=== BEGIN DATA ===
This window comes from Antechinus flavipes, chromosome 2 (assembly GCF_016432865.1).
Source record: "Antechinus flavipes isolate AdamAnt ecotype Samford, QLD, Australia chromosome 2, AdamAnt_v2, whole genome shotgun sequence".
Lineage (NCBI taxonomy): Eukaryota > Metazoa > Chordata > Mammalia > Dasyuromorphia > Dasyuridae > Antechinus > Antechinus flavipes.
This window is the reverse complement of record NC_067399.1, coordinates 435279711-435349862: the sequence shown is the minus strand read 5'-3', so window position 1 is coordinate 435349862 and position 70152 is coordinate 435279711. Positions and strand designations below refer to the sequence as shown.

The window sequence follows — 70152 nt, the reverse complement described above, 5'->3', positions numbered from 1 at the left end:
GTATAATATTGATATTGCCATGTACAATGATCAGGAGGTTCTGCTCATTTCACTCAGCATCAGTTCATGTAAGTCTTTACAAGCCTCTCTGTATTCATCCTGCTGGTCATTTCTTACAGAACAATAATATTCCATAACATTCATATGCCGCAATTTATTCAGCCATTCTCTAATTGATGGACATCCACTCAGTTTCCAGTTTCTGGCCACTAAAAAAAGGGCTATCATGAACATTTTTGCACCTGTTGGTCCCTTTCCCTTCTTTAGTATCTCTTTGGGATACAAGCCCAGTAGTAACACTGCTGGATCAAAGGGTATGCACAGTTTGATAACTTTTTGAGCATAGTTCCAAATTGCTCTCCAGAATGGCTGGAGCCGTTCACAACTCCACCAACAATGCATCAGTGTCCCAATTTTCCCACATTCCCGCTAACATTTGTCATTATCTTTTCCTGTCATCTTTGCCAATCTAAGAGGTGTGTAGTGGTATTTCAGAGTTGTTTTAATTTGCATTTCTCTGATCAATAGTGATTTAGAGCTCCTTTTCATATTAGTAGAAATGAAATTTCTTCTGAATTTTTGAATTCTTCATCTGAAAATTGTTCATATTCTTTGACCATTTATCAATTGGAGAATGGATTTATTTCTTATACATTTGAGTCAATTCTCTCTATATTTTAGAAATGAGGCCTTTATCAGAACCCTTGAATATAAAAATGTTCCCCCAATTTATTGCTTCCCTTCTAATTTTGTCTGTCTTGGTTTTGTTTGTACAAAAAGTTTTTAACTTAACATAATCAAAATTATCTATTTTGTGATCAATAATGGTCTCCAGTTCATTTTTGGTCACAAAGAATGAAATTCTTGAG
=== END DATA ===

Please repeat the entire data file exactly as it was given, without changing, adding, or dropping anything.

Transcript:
This window comes from Antechinus flavipes, chromosome 2 (assembly GCF_016432865.1).
Source record: "Antechinus flavipes isolate AdamAnt ecotype Samford, QLD, Australia chromosome 2, AdamAnt_v2, whole genome shotgun sequence".
Lineage (NCBI taxonomy): Eukaryota > Metazoa > Chordata > Mammalia > Dasyuromorphia > Dasyuridae > Antechinus > Antechinus flavipes.
This window is the reverse complement of record NC_067399.1, coordinates 435279711-435349862: the sequence shown is the minus strand read 5'-3', so window position 1 is coordinate 435349862 and position 70152 is coordinate 435279711. Positions and strand designations below refer to the sequence as shown.

The window sequence follows — 70152 nt, the reverse complement described above, 5'->3', positions numbered from 1 at the left end:
GTATAATATTGATATTGCCATGTACAATGATCAGGAGGTTCTGCTCATTTCACTCAGCATCAGTTCATGTAAGTCTTTACAAGCCTCTCTGTATTCATCCTGCTGGTCATTTCTTACAGAACAATAATATTCCATAACATTCATATGCCGCAATTTATTCAGCCATTCTCTAATTGATGGACATCCACTCAGTTTCCAGTTTCTGGCCACTAAAAAAAGGGCTATCATGAACATTTTTGCACCTGTTGGTCCCTTTCCCTTCTTTAGTATCTCTTTGGGATACAAGCCCAGTAGTAACACTGCTGGATCAAAGGGTATGCACAGTTTGATAACTTTTTGAGCATAGTTCCAAATTGCTCTCCAGAATGGCTGGAGCCGTTCACAACTCCACCAACAATGCATCAGTGTCCCAATTTTCCCACATTCCCGCTAACATTTGTCATTATCTTTTCCTGTCATCTTTGCCAATCTAAGAGGTGTGTAGTGGTATTTCAGAGTTGTTTTAATTTGCATTTCTCTGATCAATAGTGATTTAGAGCTCCTTTTCATATTAGTAGAAATGAAATTTCTTCTGAATTTTTGAATTCTTCATCTGAAAATTGTTCATATTCTTTGACCATTTATCAATTGGAGAATGGATTTATTTCTTATACATTTGAGTCAATTCTCTCTATATTTTAGAAATGAGGCCTTTATCAGAACCCTTGAATATAAAAATGTTCCCCCAATTTATTGCTTCCCTTCTAATTTTGTCTGTCTTGGTTTTGTTTGTACAAAAAGTTTTTAACTTAACATAATCAAAATTATCTATTTTGTGATCAATAATGGTCTCCAGTTCATTTTTGGTCACAAAGAATGAAATTCTTGAG